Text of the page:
Welding safety: frequently asked questions
Q. What is a fume plume?
A. The fume plume is the clearly visible column of fume that rises directly from the spot of welding or cutting. Welders and cutters should take precautions to avoid breathing this area directly. Ventilation can direct the plume away from the face. (Fume removal is most effective when the air flow is directed across the face of the welder, rather than from behind.)
Q. How do I know what hazardous materials I may be using?
A. Check the Safety Data Sheet. The suppliers of welding materials must provide an SDS or equivalent documentation identifying the hazardous materials, if any, used in welding and cutting products.
Q. Where should oxygen not be used and why?
A. Oxygen should not be used as a substitute for compressed air. It should not be used in pneumatic tools, in oil preheating burners, to start internal combustion engines, to blow out pipelines, to dust clothing or work or to create pressure for ventilation or similar applications. Oxygen should not be used as described due to the possibility of a raging oxygen-fed fire occurring. Oxygen is not flammable, but vigorously supports combustion. Oxygen can be absorbed by clothing. A slight spark can result in severe burns.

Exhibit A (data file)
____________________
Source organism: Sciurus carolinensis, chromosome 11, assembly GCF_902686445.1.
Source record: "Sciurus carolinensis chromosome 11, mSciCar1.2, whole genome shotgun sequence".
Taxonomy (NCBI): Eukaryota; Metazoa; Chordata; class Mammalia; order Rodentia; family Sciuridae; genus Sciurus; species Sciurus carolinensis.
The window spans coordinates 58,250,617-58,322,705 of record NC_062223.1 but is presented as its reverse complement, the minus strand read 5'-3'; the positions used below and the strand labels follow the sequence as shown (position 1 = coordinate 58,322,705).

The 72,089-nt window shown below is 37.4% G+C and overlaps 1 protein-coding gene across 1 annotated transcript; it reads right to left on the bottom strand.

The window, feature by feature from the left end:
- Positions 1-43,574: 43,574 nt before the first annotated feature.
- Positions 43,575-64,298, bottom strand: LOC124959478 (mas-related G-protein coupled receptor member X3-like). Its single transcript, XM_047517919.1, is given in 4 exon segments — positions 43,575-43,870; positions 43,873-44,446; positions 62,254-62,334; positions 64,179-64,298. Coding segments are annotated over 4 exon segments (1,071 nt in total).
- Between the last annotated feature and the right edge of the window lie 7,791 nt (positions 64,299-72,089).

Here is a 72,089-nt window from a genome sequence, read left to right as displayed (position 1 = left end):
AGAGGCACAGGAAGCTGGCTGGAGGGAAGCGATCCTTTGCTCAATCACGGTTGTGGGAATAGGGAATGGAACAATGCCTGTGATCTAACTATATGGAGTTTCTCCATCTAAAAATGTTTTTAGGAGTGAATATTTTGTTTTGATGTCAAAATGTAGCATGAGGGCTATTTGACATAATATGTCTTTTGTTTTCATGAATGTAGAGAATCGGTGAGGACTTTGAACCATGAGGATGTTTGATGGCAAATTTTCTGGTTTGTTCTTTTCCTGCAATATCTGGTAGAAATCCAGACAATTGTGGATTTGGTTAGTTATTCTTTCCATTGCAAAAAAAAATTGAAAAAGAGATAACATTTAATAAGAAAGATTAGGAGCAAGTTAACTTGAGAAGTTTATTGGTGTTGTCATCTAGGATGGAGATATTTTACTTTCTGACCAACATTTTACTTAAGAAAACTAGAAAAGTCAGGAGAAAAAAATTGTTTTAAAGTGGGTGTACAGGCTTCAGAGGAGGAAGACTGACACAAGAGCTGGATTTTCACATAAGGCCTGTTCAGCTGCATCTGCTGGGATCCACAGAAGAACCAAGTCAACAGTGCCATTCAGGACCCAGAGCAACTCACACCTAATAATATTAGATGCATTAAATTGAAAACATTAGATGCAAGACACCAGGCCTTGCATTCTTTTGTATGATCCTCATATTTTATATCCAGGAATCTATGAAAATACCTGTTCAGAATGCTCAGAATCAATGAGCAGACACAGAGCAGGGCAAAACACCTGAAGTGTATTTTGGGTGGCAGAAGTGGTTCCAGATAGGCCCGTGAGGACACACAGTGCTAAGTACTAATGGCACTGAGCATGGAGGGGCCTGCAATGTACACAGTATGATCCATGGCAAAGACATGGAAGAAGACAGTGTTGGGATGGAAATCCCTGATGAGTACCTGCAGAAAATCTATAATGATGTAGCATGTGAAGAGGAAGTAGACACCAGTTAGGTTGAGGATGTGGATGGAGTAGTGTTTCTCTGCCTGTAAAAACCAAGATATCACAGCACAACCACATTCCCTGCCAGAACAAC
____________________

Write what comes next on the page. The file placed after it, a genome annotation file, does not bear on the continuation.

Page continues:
Q. What is Mapp gas?
A. Mapp gas is a product that was developed as a fuel for welding, brazing, cutting, flame hardening and metallizing operations. It has many of the physical properties of acetylene, but lacks its shock sensitivity, and therefore, can be stored and shipped in lighter containers. Mapp gas is the result of rearranging the molecular structure of acetylene and propane. It also has a very distinct odor so any leakage can readily be detected.
ANSI Z49.1:2012, American National Standards Institute: Safety in Welding and Cutting.
29 CFR 1910.251-257, Welding.
Safety in Welding and Cutting, American Welding Society, 1988.
Workplace Safety in Action: Safe Welding Operations, J.J. Keller & Associates, Inc., August, 1995.
Source: W.W. Grainger